Pete. "How could a house this old have a nonexistent foundation?""Not the entire house. You see where they put on this addition? Those walls have nothing substantial to rest on. And the addition entails your kitchen, your bathrooms, everything you basically need in a functional house."Includes, she thought. Entails is the wrong word.One of the neighbor kids slid out his back door. His glance hit Willa and bounced off quickly as he cut through the maze of cars in his yard and headed out to the alley. He and his brother worked on the vehicles mostly at night, sliding tools back and forth under portable utility lights. Their quiet banter and intermittent Spanish expletives of frustration or success drifted through Willa's bedroom windows as the night music of a new town. She had no hard feelings toward the vehicle bone yard, or these handsome boys and their friends who all wore athletic shorts and plastic bath shoes as if life began in a locker room. The wrong here was a death sentence falling on her house while that one stood by, nonchalant, with its swaybacked roofline and vinyl siding peeling off in leprous shreds. Willa's house was brick. Not straw or sticks, not a thing to get blown away in a puff.The silence had extended beyond her turn to speak. Mr. Petrofaccio courteously examined the two mammoth trees that shaded this yard and half the block. Willa had admired the pair of giants out her kitchen window and assumed they were as old as the house, but hadn't credited them with a better life expectancy."I have no idea why someone would do that," he finally offered.

"Put up an addition with no foundation. No reputable contractor would do that."It did seem to be sitting directly on the ground, now that she looked, with the bottom courses of bricks relaxing out of rank into wobbly rows. A carapace of rusted tin roofing stretched over the gabled third floor and the two-story addition cobbled on the back, apparently in haste. Two tall chimneys leaned in opposite directions. Cracks zigzagged lightning-wise down the brick walls. How had she not seen all this? Willa was the one who raised her anxiety-shield against every family medical checkup or phone ringing after hours, expecting the worst so life couldn't blindside them. But she'd looked up contractors that morning with no real foreboding.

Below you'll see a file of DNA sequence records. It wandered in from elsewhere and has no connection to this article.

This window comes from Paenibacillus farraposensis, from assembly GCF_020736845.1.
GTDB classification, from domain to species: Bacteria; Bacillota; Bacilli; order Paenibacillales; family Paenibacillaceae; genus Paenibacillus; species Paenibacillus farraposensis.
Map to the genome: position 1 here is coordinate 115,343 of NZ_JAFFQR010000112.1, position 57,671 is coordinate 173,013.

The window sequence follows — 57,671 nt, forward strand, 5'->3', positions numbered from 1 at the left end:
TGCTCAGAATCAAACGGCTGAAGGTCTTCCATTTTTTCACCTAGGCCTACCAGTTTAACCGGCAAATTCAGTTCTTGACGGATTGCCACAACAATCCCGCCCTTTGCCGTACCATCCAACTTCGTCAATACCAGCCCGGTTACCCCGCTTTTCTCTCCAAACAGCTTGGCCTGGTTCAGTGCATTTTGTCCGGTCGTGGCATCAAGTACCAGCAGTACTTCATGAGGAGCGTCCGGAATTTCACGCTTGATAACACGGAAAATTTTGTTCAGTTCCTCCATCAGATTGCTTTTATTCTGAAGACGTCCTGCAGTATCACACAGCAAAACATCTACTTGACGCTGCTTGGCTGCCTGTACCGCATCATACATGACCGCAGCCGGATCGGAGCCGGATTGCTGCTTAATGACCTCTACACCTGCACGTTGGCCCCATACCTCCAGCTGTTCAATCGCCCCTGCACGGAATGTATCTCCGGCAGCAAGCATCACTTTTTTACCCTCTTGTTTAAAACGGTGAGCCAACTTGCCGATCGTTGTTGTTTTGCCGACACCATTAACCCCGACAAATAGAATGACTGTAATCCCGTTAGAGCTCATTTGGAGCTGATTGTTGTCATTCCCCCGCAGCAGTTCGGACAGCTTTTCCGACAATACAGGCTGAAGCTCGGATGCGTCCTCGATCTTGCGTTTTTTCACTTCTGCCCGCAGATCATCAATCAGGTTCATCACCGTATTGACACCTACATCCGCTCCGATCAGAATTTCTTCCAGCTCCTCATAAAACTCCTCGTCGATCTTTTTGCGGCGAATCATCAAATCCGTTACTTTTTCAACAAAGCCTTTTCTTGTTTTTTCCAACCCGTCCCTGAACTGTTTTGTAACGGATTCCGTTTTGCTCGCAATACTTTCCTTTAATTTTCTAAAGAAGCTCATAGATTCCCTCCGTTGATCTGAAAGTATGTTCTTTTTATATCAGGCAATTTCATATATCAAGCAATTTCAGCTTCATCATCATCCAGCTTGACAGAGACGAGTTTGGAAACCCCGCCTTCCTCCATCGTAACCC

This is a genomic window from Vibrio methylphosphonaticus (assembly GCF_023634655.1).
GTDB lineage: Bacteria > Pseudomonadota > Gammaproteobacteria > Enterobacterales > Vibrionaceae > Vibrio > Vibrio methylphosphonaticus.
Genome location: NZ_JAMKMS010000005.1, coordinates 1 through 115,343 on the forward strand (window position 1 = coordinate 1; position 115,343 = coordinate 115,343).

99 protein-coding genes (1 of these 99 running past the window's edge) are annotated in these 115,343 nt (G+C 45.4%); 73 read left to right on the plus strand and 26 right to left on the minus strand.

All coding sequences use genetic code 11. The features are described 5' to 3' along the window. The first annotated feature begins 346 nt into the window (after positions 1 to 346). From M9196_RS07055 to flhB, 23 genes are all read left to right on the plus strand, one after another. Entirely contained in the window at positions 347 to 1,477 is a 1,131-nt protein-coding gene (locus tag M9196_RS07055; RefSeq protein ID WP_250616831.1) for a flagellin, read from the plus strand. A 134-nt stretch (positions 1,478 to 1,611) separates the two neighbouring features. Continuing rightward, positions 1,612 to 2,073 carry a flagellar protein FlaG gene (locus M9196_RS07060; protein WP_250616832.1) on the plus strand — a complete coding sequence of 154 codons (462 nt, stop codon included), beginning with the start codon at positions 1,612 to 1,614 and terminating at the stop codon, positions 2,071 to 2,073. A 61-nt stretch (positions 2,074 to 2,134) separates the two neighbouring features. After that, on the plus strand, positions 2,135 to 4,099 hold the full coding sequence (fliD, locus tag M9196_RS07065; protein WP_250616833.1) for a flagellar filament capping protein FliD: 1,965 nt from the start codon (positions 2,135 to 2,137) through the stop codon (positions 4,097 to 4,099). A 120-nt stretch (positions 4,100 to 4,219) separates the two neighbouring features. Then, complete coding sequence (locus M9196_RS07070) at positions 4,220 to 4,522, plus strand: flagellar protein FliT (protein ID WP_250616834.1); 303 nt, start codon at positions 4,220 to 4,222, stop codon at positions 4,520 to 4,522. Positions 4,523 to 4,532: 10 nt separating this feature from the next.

SHORT TAKES
Kintsukuroi, Mend It To Beautify It, “takes us to a journey where we meet the one we tend to take for granted, our own self. The beautiful title has a beautiful meaning too, embrace your flaws and find happiness. The story will make you feel connected to the protagonist's chaos, and will unfold a new understanding of your life’s own chaos. It is an easy flowing piece of work, that will make you realize who true friends are, who you must be for your own self and how important it is to mend the broken heart.  

Kintsukuroi: Mend It To Beautify It
By Kritansha Arora
Publisher: Evincepub,
Pages: 183



According to the synopsis of Dream Beyond Shadows, “In pursuit of this truth, the writer renounced his American dream of building a life in New York, to embark upon a journey to Peru, South America. During his odyssey he followed his calling to the depths of the Amazon Jungle and there he visited a shaman, and experienced the mystical healing powers of Ayahuasca, which launched him on a quest to uncover the deep-rooted purpose of his life, and inspired him to tell this story and serve his duty as a Messenger of the Jungle. This story does not derive from the writer’s imagination but from the writer’s actual experience, which has given him the opportunity to breathe freely for every second of his life, regardless of how deplorable a situation is. Tasting real freedom, even for a second, makes life worth living. This story is not an attempt to craft intellectual discussion, or to prove a point, nor to show others what inspired the writer to narrate the story. It is solely written for the seekers of this world, who need an affirmation that it is possible to discover their true path in life and then create their own reality based on their truth – as distinct from being controlled by a never-ending circle of desires.”

Dream Beyond Shadows
By Kartikeya Ladha
Publisher: White Falcon,
Pages: 280



Vivek Singh’s By the Flowing River is “about one man’s journey of survival and self-discovery after losing his job at the peak of his career. Being one of the most sought-after employees at the Eunited Bank, Siddharth is confident that nobody can take away his job. But it comes as a bolt from the blue when he is fired from his position of a portfolio manager. Directionless, Siddharth leaves everything and goes on a journey of self-realization and discovery that will transform his life forever. By the Flowing River, is a story of bouncing back from a sudden crisis and charting a path for a new life.”

By the Flowing River
By Vivek Singh
Ublisher: Pan Macmillan India,
Pages: 144


 


The summary of  Shreyans Kanswa’s Voice Of The Soul reads, “How does it feel to lie just by yourself and delve into the silence? The silence that is a path to deeper self, a self that is unexplored. That same unexplored self can also be regarded as the soul.  While the time ticks on the clock, a bond with your soul is timeless. Such metaphors are rendered powerless when a conversation is created with oneself. These poems mean more than just words, they scream soulfulness. It is rather weird that we go looking for answers outside when all that we have to do is seek deeper within ourselves. The poems are experiences that the poet shares with the world, and these experiences are nothing fancy- they are all moments that the poet experiences with himself. They are questions risen from inquisitiveness and introspection.”

Voice Of The Soul
By Shreyans Kanswa
Publisher - Writing Geeks ,
Pages: 120